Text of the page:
Les Racquet - Whale Hail CD

Featuring a remarkable combination of likable charm, soaring vocals, and robust compositions that blend genres in seamless ways, “Whale Hail” proves to be an excellent discovery.

Les Racquet is a soulful trio from Brooklyn, NY that features the talents of Patrick Carroll on guitar and lead vocals, Kenny Murphy on bass and vocals, and Daniel Malone and drums and vocals as well. The band employs a dazzling array of styles in this recording, effortlessly gliding from jazz to blues, pop, jam, and rock idioms with deftness and facility. “Whale Hail” proves to be a meaty 14-song collection, and the band credits the album to the “gypsy life style and living out of a suitcase” that they have done over the last year.

“Whale Hail” begins with the wistful strains of “Palm Tree Night,” exhibiting charismatic, engaging lyrics and dynamic composition. This song features excellent harmonies and proves to be an excellent introduction to the album. “Old Man Reefer” invokes the spirit of tumbleweeds and old Westerns in its light, opening measures, sauntering forward and gaining momentum on the back of Carroll’s strident guitar. Featuring smoky, brooding lyrics, and a sense of flamboyant showmanship, “Queen” seems to meander and amble methodically at first, only to change directions frantically. The song is symphonic in nature, and proves very theatrical and satisfying. The ethereal, haunted measures at the beginning of “Lone Relative” are juxtaposed against confident guitar as it gallops to its finish.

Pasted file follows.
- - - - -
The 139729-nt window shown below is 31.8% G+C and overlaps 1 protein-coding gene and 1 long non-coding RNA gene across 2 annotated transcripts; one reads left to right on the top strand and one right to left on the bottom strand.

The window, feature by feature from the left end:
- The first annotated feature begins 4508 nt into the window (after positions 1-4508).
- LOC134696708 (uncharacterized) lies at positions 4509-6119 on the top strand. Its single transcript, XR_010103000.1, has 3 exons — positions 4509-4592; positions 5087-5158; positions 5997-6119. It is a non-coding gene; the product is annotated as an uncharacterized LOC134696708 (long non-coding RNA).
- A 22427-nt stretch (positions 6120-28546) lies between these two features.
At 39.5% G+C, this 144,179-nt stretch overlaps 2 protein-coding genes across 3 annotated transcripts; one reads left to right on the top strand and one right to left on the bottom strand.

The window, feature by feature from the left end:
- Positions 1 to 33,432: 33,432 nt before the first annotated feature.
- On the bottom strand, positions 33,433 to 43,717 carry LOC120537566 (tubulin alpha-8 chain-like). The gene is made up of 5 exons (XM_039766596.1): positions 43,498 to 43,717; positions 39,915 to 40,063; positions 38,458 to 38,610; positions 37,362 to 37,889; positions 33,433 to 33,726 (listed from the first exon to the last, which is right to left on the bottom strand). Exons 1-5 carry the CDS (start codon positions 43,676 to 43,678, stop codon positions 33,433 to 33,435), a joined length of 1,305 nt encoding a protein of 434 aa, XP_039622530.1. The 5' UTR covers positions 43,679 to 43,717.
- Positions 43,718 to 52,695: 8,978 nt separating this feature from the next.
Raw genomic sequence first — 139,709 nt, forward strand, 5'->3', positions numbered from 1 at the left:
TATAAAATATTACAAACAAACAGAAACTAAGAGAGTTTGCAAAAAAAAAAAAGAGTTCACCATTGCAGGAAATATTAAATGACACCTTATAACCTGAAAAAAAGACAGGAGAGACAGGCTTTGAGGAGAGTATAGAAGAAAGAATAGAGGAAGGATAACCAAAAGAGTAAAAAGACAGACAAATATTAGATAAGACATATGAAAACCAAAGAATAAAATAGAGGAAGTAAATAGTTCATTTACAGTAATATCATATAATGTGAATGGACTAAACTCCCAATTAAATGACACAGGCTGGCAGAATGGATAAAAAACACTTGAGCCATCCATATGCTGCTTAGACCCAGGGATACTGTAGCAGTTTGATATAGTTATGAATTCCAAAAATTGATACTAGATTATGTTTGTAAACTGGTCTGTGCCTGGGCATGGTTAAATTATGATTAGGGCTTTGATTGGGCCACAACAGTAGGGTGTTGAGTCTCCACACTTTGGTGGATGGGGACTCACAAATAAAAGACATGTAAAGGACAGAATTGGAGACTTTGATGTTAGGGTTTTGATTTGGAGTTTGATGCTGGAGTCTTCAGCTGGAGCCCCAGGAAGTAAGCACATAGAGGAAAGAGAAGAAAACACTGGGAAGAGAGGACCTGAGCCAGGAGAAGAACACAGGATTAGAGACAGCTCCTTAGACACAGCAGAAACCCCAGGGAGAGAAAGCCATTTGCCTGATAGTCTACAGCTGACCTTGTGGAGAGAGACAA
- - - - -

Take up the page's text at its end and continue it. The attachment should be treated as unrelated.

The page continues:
“Lady Luck,” a Kenny Loggins cover, displays a confident, sexy groove, yet flexes muscles with its squealing guitar. “Potluck Wedding” displays the band’s chameleon nature, pulling from jazz traditions in early moments, then sauntering forward with feverish blues riffs before coalescing in a muscular jam. “Wasting Time” showcases the excellent vocals and harmonies that differentiate Les Raquet, and this album in particular, from the fray. “Devil Girl” seduces and swaggers with its croons and funky groove, offering flashes of Cuban rhythm. The album closes with the sterling, impeccable sensibilities of “High Fidelity,” which proves to be another vehicle for the vocals and harmonies that are so nicely framed throughout the album.

The 14 songs of “Whale Hail” prove to be very satisfying and interesting, with songs that are punctuated and spiced with lilting vocals and blustery guitar. Les Racquet blends such influences into a very nice package here, deftly switching from pleasant harmonies to exploratory jams without a sense of pretense or artifice. The results prove to be remarkable.

- J. Evan Wade